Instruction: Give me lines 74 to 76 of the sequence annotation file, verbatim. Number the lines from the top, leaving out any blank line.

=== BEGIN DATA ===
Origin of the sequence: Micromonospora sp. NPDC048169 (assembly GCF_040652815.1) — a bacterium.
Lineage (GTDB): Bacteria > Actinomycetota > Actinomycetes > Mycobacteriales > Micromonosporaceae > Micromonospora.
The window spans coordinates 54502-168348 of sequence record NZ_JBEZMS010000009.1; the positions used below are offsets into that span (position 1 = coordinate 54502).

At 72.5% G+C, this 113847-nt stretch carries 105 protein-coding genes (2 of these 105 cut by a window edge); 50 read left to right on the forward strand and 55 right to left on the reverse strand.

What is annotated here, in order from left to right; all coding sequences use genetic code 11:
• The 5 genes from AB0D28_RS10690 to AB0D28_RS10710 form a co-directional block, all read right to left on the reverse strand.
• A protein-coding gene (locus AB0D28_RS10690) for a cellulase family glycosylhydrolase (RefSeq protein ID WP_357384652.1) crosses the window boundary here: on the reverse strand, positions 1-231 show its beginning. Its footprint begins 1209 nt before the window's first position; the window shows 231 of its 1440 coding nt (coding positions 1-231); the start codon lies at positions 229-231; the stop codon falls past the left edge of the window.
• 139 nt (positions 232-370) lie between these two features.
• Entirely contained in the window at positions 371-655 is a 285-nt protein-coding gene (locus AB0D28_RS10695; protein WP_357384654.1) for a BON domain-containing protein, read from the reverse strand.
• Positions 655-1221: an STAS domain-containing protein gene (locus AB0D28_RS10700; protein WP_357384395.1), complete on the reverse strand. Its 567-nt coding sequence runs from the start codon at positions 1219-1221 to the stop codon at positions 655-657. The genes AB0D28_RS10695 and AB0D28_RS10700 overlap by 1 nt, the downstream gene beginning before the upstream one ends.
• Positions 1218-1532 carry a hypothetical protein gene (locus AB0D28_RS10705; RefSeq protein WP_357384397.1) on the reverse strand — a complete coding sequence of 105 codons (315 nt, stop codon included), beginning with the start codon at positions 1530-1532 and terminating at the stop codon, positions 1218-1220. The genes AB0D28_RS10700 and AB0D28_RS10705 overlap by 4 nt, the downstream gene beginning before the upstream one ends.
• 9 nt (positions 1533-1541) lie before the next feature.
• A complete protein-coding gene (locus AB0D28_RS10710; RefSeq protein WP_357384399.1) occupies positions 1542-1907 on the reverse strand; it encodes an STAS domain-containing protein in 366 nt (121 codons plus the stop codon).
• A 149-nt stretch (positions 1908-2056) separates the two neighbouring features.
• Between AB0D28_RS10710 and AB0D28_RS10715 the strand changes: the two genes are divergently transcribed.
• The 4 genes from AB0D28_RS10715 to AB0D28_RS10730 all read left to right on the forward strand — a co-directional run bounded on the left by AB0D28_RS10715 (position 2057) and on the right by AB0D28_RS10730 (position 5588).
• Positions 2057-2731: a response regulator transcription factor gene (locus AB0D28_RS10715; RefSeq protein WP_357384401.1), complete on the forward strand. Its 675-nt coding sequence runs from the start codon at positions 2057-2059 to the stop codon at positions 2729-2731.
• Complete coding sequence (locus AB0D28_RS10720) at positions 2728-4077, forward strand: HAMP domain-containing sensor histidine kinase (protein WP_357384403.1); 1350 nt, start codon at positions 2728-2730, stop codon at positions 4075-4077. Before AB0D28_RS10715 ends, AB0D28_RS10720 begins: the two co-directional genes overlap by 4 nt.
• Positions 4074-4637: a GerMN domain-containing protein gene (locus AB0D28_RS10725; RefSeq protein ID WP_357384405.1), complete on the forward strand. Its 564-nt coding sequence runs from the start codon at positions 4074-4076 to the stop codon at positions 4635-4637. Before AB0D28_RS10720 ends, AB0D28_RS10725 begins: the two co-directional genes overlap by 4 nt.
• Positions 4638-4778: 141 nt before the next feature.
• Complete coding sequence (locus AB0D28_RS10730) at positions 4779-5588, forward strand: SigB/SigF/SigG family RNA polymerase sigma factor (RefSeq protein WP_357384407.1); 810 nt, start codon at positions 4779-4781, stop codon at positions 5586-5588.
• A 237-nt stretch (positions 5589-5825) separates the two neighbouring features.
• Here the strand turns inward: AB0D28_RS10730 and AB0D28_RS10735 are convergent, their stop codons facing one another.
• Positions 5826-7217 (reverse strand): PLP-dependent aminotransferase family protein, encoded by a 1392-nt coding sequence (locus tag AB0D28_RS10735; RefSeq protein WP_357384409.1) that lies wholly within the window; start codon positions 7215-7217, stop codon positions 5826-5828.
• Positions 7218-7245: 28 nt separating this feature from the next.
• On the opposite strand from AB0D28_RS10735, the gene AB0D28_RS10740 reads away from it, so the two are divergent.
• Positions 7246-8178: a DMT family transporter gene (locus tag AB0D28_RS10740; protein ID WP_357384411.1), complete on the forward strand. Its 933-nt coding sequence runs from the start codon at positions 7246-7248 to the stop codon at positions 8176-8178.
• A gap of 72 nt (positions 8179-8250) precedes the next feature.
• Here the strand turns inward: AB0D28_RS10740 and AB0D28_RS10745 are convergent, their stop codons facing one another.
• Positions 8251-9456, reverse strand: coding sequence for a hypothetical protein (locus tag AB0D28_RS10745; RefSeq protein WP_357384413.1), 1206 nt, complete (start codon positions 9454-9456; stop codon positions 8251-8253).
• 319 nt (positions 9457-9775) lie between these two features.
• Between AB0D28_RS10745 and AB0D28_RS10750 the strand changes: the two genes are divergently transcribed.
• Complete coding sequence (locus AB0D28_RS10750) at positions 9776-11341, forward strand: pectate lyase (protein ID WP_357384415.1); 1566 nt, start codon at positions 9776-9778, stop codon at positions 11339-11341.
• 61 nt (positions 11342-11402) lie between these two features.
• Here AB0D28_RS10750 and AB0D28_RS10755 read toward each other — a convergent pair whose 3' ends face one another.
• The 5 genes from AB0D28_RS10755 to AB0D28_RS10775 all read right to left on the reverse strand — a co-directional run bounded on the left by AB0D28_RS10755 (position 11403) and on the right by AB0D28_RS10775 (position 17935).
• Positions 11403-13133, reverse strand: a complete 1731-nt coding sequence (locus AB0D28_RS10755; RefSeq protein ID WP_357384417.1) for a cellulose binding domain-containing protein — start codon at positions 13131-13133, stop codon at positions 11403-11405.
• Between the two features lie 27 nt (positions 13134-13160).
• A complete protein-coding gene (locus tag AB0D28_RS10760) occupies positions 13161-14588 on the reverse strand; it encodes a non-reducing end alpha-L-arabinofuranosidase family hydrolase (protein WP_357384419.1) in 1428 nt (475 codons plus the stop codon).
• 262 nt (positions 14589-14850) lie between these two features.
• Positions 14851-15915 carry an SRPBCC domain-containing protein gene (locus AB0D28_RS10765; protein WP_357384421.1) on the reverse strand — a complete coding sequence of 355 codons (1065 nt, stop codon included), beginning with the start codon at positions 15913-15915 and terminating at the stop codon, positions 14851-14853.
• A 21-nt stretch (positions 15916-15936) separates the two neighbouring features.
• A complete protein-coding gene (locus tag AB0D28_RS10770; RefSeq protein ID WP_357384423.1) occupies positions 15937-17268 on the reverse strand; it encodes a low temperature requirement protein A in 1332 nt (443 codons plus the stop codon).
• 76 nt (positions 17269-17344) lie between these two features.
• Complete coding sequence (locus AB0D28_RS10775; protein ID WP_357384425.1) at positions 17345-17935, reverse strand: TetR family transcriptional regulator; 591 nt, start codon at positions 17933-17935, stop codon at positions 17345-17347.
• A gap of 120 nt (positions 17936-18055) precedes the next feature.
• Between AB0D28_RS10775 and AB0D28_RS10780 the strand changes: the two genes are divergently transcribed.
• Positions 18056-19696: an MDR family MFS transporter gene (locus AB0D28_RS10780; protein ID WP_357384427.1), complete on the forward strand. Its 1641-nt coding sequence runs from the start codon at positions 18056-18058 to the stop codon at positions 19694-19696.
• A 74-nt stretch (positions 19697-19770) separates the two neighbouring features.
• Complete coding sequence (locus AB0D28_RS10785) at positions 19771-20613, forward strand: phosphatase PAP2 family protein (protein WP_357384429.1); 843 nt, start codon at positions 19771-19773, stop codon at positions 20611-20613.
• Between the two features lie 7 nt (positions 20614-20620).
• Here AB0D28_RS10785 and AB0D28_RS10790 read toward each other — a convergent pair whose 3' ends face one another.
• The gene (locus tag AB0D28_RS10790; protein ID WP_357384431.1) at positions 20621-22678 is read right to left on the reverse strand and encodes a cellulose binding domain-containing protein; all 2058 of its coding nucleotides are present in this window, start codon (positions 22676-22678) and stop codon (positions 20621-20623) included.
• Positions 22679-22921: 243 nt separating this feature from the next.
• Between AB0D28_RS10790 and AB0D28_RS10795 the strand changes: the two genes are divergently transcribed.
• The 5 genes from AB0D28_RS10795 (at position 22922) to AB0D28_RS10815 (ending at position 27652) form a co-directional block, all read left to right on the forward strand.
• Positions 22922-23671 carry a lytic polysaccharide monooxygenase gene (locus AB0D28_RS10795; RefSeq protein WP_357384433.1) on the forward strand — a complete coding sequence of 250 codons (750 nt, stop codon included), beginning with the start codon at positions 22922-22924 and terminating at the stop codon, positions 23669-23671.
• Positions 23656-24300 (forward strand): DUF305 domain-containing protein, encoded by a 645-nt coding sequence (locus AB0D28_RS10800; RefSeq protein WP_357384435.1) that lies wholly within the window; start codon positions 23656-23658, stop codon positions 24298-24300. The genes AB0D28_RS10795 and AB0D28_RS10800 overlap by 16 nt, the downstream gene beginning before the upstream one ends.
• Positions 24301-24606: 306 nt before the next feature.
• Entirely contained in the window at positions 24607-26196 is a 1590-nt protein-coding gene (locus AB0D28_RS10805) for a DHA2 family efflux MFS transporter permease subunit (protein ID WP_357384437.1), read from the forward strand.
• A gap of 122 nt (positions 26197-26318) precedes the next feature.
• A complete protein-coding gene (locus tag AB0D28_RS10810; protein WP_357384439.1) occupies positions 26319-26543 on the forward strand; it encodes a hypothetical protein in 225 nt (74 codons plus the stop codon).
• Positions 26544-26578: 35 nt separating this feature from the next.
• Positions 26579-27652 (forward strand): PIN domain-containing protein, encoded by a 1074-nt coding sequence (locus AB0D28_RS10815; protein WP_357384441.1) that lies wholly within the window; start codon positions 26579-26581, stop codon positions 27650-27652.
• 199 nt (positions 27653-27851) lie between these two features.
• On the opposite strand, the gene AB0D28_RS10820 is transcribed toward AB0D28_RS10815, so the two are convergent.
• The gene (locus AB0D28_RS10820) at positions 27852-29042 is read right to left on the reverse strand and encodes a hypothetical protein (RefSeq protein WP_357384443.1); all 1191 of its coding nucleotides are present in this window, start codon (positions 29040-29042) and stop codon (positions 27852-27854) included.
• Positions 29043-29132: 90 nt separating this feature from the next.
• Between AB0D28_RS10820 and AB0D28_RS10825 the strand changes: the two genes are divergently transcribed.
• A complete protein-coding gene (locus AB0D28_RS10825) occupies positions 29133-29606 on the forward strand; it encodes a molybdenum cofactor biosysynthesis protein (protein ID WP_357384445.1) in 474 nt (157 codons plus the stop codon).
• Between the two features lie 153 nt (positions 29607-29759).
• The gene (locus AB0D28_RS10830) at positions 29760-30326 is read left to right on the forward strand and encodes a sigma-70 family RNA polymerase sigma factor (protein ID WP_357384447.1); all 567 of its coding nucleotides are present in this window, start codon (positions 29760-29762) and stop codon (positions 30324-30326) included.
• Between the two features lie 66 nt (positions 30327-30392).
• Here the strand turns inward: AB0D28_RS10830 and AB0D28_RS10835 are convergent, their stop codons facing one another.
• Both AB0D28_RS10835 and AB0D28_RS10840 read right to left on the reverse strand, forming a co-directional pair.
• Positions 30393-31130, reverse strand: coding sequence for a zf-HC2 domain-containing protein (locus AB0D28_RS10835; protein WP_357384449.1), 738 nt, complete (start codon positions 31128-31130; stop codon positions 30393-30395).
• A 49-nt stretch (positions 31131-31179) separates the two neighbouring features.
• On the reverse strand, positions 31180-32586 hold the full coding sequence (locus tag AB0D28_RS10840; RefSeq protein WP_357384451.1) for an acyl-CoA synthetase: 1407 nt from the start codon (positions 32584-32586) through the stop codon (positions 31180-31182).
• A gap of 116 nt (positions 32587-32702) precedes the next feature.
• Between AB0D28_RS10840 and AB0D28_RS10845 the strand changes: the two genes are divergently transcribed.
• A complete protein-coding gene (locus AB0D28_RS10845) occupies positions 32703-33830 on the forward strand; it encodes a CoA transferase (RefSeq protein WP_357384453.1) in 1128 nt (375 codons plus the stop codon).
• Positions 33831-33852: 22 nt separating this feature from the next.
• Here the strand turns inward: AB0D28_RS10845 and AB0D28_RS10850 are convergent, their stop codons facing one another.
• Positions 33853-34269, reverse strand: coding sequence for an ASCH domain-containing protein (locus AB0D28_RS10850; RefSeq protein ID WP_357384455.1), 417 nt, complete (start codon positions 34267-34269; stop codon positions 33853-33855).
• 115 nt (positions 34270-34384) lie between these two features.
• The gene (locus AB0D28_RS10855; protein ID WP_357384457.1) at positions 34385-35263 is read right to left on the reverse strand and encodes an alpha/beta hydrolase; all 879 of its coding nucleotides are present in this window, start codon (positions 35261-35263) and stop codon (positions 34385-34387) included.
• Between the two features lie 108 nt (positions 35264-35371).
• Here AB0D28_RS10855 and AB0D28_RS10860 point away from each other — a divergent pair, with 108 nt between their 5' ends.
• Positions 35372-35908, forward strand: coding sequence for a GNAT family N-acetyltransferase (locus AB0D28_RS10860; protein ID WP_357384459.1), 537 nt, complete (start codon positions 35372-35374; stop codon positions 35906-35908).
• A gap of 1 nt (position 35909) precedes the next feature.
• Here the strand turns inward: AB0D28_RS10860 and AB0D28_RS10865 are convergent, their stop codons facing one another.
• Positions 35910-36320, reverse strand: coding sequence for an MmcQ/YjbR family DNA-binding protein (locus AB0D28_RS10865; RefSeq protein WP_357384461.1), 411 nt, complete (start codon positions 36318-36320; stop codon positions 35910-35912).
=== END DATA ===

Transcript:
• Here the strand turns inward: AB0D28_RS10830 and AB0D28_RS10835 are convergent, their stop codons facing one another.
• Both AB0D28_RS10835 and AB0D28_RS10840 read right to left on the reverse strand, forming a co-directional pair.
• Positions 30393-31130, reverse strand: coding sequence for a zf-HC2 domain-containing protein (locus AB0D28_RS10835; protein WP_357384449.1), 738 nt, complete (start codon positions 31128-31130; stop codon positions 30393-30395).